I said this once. To people. Potential new friends, and a few existing good ones. I don’t know if anyone took offense. But one person in particular was so impressed with me that we spent years of our lives together after that. I suspect this one late-night announcement wasn’t the entire foundation of our relationship. But we aren’t together any more, so it very well could have been.
I’m positive The Child can identify with this sentiment. Today we met up with a nice crowd of our play group at an open gym. I was having myself a fine time. But the littlest ‘ski was having none of it.
The crescendo of emotion was disruptive enough that we went outside the gym to chill.
We took some deep breaths, and tried reframing his airing of grievances. “He went first down the mat when I wanted to be first,” eventually became an authoritative, “Well then I will make the choice to PLAY with him or NOT play with him if he goes first all the time!”
I gave him the chance to go back inside to his friends.
He said, “That’s okay. Let’s go.”
I get it, son. You’ve always been this way. In the days you could only turn your head, you would turn away from circle time. Then you’d start to crawl, or move to nurse when it was time to transition from free play to organized play. But your friends and their parents notice that you’re greeting people now. And we all noticed a couple weeks ago when you invited two play group friends into the hot tub. You’re getting there.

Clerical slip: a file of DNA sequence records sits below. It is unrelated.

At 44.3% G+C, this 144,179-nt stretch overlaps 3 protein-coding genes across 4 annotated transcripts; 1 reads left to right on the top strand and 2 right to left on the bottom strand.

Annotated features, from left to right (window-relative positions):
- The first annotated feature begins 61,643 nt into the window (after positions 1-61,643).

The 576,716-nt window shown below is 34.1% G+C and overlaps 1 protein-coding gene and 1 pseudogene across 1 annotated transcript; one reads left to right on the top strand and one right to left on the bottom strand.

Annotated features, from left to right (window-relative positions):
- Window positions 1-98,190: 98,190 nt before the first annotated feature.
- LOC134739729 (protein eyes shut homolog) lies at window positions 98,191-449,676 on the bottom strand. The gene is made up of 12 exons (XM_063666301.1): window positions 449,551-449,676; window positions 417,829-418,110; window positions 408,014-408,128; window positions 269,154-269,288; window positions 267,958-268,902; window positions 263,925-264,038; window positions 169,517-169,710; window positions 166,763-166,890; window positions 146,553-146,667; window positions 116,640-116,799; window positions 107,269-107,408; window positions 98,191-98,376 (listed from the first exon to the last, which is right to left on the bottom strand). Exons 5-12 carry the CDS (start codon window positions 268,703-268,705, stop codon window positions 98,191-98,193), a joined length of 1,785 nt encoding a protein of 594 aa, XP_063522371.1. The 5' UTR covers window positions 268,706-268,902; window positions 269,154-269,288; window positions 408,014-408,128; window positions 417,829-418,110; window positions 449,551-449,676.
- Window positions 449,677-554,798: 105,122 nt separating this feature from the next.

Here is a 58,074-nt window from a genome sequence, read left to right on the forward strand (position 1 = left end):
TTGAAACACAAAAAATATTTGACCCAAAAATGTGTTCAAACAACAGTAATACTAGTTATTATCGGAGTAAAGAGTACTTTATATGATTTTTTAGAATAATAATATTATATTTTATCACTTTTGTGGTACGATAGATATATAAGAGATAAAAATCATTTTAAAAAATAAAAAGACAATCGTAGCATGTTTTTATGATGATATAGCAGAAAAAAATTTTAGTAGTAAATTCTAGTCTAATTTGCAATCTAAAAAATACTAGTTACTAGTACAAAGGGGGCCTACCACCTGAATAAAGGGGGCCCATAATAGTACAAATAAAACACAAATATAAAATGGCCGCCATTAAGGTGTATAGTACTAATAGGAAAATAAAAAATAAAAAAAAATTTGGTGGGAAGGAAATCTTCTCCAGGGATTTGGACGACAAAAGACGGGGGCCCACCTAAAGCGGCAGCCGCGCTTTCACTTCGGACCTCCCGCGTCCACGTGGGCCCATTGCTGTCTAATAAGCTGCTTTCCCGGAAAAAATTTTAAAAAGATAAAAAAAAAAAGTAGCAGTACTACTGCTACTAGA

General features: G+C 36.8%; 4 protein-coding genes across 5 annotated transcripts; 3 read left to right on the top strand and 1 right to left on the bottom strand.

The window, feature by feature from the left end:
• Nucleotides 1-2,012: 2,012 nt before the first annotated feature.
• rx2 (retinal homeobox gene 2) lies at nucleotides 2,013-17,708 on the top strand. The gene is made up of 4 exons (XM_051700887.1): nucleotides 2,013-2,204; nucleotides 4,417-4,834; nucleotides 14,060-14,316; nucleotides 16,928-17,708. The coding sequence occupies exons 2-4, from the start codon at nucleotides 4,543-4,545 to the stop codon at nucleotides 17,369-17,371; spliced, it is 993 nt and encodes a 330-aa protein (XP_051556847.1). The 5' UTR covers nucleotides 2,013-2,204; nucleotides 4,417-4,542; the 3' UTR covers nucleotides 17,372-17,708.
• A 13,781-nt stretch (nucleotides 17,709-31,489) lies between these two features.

While we made our exit, The Child suggested we go to a certain park. I had low expectations of success, but we were close enough to give it a try. When we got there, not surprisingly, the park was empty. He suggested we wait in the car for others to arrive. I explained that today is cold and windy. Five inches of snow are predicted to arrive tomorrow, and today might be the last time to come to this park all winter.
We got out of the car, and had fun, alone. We even laughed.
I know that one day he will understand both these desires: being around others and being alone. I hope that I he can continue to articulate these needs. The tough part right now is showing him what it takes to be around others. That’s probably the tough part for most of us, at any age. Especially for those of us who can say we would rather be where other people are not.